Salt supply dwindles as snow continues to fall

S alt licked

Granville has used a small mountain of salt this winter, Granville Town Highway Superintendent John Tanner told the Granville Town Board on Feb. 10.

Tanner said his crew has used 700 tons of salt with just 50 additional tons available, and can only buy 100 additional tons at the state contract price. Any salt purchased beyond the 840-ton mark would have to be at “fair market value.” If that should happen, Tanner told the board, “Hold onto your hats.” A large storm that takes place over the course of a day or more uses about 30 tons of salt, he said. 

Tanner said one of the bright spots in the proposed state budget was highway funding used for paving had been left alone and not cut. Although the same amount, given the expected surging cost of asphalt, is like a cut, Tanner said. 

Granville sole assessor Dan Boone told the board work on the current assessment was going well and he estimated finishing his work by April.

New property values should be out in March, he said.

Boone informed the board he has a new board at the assessor’s office, which shows comparable sales from the past 2½ years; comparable sales between similar homes are used to establish the market value of other local homes.

“They’re there for people to use,” Boone said of the board’s data.

As he gathered data for the upcoming assessment Boone said it looked like about 75 percent of Granville parcels will see a decrease in the assessments, while about 20 percent will see no change.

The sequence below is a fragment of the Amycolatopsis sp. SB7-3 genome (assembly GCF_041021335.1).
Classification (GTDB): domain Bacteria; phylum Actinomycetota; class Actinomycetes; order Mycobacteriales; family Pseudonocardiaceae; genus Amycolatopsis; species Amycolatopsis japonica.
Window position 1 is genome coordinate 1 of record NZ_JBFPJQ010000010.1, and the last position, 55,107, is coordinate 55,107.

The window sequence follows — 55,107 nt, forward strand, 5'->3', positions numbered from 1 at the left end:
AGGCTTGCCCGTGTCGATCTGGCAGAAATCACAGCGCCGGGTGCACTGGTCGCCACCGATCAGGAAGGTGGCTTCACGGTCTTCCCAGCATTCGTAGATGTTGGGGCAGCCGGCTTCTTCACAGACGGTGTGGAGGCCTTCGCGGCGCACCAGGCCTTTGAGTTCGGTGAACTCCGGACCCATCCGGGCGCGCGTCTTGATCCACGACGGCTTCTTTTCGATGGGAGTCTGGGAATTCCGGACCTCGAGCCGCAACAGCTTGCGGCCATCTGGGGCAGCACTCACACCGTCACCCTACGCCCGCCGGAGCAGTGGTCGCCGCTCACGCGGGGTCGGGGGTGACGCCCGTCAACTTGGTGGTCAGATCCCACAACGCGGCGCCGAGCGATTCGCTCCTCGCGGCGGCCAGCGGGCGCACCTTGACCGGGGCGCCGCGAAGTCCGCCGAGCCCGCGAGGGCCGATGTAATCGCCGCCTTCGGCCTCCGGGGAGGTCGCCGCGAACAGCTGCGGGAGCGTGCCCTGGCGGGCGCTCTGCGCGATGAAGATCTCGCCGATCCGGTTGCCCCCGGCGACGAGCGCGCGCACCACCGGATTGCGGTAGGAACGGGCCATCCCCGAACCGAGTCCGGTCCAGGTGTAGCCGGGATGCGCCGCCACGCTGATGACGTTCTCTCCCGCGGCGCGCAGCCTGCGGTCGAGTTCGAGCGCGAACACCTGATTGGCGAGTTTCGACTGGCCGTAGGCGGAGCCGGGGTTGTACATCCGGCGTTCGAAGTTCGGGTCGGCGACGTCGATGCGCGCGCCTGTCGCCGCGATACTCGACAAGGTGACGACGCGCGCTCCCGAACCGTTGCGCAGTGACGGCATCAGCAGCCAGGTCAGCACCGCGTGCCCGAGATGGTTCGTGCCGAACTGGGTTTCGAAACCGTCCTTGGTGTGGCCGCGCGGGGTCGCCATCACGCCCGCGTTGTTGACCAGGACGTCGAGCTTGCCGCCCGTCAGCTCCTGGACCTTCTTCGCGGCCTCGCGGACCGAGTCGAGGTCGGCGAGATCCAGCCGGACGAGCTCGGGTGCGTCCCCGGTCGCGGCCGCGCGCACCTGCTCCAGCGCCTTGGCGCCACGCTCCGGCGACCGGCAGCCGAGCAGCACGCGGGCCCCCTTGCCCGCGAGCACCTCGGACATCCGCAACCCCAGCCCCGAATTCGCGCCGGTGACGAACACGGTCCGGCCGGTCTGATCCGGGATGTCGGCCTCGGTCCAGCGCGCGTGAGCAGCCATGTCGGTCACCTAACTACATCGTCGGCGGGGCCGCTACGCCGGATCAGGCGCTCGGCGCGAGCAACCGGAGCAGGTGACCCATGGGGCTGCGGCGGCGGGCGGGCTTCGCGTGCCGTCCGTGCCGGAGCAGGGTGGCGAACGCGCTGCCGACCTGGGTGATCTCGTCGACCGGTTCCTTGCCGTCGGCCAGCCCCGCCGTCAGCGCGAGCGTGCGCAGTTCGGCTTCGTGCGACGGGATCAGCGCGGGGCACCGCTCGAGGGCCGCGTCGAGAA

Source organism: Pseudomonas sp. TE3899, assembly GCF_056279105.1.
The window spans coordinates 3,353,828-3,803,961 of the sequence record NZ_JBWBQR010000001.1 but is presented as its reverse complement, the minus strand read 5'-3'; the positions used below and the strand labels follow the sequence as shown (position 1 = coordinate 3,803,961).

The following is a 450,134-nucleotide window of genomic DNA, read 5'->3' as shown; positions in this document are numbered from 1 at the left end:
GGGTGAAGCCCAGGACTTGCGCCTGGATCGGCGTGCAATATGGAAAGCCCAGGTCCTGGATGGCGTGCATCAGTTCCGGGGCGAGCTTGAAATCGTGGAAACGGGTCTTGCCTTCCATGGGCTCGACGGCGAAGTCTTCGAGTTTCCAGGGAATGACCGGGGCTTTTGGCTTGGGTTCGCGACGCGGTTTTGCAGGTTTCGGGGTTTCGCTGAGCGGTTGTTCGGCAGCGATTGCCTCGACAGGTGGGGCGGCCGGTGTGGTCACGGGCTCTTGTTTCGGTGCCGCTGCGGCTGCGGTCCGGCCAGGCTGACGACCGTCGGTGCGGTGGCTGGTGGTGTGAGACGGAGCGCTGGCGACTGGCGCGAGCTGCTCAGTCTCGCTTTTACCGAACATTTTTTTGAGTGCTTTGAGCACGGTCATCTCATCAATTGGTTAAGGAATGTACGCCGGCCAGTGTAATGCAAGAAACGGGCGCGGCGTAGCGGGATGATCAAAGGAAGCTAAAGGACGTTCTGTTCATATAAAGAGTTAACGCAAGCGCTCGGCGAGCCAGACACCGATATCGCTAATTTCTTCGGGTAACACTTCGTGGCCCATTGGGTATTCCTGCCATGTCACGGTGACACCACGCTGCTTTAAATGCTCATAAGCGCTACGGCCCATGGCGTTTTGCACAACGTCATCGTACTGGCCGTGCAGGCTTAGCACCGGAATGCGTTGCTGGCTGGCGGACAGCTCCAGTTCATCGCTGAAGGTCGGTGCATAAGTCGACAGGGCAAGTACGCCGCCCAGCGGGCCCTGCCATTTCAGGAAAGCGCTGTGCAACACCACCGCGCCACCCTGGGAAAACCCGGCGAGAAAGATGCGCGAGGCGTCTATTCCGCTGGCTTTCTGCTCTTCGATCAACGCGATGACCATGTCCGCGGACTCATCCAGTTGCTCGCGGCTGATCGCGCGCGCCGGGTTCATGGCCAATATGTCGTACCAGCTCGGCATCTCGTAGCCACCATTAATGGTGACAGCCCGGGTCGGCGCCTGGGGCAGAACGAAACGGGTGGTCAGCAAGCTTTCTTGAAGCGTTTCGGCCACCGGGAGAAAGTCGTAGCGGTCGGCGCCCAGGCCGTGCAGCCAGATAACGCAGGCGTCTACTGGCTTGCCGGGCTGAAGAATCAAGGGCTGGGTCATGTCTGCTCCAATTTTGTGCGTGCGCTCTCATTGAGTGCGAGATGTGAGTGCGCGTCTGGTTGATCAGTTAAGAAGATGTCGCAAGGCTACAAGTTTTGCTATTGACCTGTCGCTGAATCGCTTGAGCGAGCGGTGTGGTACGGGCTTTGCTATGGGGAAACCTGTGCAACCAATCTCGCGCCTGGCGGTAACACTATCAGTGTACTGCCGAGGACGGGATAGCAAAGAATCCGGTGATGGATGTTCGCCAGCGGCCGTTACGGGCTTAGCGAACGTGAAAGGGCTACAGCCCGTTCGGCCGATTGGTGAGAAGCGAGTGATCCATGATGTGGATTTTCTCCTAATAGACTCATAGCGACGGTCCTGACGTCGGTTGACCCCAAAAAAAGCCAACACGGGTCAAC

Boone said because of trends in the housing market Granville was over-assessed by about 3-5 percent. “Remember, sales determine what the values are,” Boone said. Sales of ranch style homes in the village remain steady and as a result those properties are holding their value.

Despite projected drops in assessments it was difficult to project that out to an impact on property taxes, he said. “I don’t deal with taxes; I deal with assessments,” Boone said. Another impact of the proposed budget from Gov. Andrew Cuomo could be on future revaluations. Boone said the proposed budget does not contain funding for the $5 per parcel municipalities have been reimbursed for keep assessments current. The town will receive that amount for this revaluation, but the following year is up in the air because it is not yet clear what the legislature will propose during budget negotiations, Boone said. An interesting twist in the process has those whose income is more than $500,000 ineligible for a STAR property tax exemption. Boone told the board he was shocked when he found Granville’s list had more than a dozen names and he had already had to deny four STAR requests. Board member Ken Quick said he somehow made the list with his dairy farm.

Boone said property owners need to somehow show him their income is not actually that high to receive the exemption. The list probably contains individual who are partners in an LLC, or limited liability company, whose actual income does not reach the $500,000 cutoff.

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